HOW TO SURVIVE rip currents


HOW TO SURVIVE rip currents

A rip current can occur anywhere there are waves, including giant lakes. The bigger the
 waves, the more powerful the rip.

1  Know what to look for. The water
 inside a rip current is often foamier or
 more churned up than the water around
 it, sometimes even brownish in colour,
 having stirred up sand or dirt. If there are
 lifeguards around, ask them where the
 rips are – they probably spotted every
 one of them before they were even done
 with their morning coffee.

2  Pay attention to piers
 and jetties. Man-made
 structures like these often
 form the trough in the sand
 that creates a rip current.
 Troughs can form naturally,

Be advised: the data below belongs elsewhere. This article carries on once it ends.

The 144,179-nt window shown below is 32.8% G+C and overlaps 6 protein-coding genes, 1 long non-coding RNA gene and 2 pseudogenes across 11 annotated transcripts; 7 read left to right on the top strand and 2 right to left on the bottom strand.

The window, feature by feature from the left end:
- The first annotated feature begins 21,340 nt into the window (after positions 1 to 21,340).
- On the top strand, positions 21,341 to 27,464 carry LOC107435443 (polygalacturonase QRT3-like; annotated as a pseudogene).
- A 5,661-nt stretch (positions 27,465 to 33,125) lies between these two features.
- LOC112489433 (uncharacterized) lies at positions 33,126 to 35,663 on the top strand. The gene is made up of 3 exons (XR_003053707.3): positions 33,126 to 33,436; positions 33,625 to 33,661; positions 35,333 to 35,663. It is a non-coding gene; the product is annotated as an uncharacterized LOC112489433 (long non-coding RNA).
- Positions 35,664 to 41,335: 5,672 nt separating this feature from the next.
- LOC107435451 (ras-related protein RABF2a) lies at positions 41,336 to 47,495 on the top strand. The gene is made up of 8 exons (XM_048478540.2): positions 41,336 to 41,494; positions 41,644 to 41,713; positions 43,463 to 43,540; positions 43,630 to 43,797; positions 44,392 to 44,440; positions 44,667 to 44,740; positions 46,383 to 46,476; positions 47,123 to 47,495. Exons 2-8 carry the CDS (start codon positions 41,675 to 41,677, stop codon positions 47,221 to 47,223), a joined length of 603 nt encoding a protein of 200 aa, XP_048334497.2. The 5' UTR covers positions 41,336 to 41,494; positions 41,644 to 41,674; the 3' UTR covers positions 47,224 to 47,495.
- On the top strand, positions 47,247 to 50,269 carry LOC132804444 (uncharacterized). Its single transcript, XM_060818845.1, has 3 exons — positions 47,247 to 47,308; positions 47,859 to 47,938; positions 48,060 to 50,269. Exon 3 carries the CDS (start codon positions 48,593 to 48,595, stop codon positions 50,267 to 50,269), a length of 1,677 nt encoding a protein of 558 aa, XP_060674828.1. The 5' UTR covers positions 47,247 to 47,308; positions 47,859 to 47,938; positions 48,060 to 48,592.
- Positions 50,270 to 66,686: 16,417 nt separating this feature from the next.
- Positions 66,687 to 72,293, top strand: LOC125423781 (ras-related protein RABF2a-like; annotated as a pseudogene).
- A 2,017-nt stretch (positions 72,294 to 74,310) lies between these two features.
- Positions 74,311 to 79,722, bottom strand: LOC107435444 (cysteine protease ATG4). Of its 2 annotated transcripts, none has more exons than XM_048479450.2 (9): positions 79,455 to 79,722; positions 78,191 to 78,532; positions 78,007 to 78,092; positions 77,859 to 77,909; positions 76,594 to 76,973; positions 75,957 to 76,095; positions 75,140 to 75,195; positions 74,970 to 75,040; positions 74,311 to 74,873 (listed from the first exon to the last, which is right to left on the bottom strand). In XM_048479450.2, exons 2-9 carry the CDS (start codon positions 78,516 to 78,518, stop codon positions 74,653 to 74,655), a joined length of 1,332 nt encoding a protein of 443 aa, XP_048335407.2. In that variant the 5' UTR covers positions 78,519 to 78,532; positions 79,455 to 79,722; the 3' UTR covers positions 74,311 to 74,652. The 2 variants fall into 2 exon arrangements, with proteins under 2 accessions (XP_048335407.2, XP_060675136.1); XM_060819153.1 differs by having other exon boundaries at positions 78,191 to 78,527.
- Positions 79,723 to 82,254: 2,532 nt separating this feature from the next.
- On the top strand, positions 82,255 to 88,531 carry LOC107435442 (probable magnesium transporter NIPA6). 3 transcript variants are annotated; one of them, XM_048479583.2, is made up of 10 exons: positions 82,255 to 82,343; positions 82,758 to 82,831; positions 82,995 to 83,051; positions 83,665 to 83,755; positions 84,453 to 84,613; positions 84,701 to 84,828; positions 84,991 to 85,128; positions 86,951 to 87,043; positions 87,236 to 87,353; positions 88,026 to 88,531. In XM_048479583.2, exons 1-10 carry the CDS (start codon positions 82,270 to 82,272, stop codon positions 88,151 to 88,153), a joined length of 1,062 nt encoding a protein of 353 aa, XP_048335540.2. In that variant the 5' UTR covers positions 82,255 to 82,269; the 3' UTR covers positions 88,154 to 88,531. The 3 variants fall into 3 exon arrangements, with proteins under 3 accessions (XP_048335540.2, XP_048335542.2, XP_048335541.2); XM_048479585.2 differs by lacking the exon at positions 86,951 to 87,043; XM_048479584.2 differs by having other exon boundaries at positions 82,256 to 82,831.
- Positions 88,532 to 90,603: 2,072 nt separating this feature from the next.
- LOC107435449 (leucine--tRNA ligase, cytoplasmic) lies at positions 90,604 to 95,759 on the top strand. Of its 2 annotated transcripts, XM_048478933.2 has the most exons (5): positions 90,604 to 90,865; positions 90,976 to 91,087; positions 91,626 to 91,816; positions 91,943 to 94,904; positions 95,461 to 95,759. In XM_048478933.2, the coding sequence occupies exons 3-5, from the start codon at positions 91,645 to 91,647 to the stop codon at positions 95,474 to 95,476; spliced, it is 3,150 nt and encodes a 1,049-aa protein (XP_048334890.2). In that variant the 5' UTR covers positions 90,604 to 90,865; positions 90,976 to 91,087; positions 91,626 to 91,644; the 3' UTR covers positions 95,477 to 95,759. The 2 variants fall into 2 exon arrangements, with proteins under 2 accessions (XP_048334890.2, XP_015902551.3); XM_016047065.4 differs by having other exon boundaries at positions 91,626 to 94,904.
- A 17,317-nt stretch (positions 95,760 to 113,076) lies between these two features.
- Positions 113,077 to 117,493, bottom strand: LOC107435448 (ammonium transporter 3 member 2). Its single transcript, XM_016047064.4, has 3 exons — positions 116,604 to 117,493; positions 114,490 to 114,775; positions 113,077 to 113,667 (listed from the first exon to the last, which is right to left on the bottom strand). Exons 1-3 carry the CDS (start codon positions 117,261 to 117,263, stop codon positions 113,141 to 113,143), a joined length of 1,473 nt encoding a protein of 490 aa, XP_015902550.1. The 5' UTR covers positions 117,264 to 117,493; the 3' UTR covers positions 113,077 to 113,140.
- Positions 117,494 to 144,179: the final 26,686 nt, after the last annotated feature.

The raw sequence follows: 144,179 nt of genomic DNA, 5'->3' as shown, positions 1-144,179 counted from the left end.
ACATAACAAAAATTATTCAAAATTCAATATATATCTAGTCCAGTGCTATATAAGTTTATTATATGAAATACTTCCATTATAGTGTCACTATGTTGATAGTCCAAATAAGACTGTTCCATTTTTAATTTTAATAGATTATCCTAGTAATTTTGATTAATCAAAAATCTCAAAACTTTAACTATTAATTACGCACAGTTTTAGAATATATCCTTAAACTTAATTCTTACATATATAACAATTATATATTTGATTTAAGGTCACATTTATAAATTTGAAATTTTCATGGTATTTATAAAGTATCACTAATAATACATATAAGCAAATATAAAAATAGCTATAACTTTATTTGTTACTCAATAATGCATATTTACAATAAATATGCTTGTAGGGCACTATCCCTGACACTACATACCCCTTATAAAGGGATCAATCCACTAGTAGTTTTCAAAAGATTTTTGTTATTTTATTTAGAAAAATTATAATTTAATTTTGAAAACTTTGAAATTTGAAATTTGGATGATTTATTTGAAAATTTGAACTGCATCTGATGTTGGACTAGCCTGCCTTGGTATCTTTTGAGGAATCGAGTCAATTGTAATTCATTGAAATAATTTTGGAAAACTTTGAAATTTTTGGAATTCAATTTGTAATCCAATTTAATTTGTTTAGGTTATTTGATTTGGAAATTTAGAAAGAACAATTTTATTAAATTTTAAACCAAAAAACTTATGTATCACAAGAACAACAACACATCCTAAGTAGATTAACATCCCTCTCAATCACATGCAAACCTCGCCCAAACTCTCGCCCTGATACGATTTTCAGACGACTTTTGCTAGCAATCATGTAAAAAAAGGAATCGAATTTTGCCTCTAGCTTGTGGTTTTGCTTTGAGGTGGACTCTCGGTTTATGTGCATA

too, and they can also
 appear, disappear, or change
 throughout the day.

3  Unless your name is Michael Phelps, steer clear. A rip current
 can travel at around 8kph (5mph) – about twice as fast as
you can swim. If you’re a surfer, you can use a rip to get beyond
 the breakers faster, riding it like a conveyor belt out to sea.
But, unless you’re lifeguard-fit, you have little chance of
out-swimming a rip.

If you do get caught 

4  If you do get caught, go with the flow. Relax,
 tread water, and let the rip pull you away from
 shore – you’ll need to save your strength. As
 soon as you feel the current ease, swim parallel
 to the shore. Rips are narrow channels and you
 will often exit the current if you move laterally.

5  Still stuck? Sit tight. The rip current will only
 pull you out so far and will sometimes even
 deliver you to the calmer water behind the
 breaking waves. Once there, do what you can
 to get the attention of a lifeguard.

spaghetti supper 




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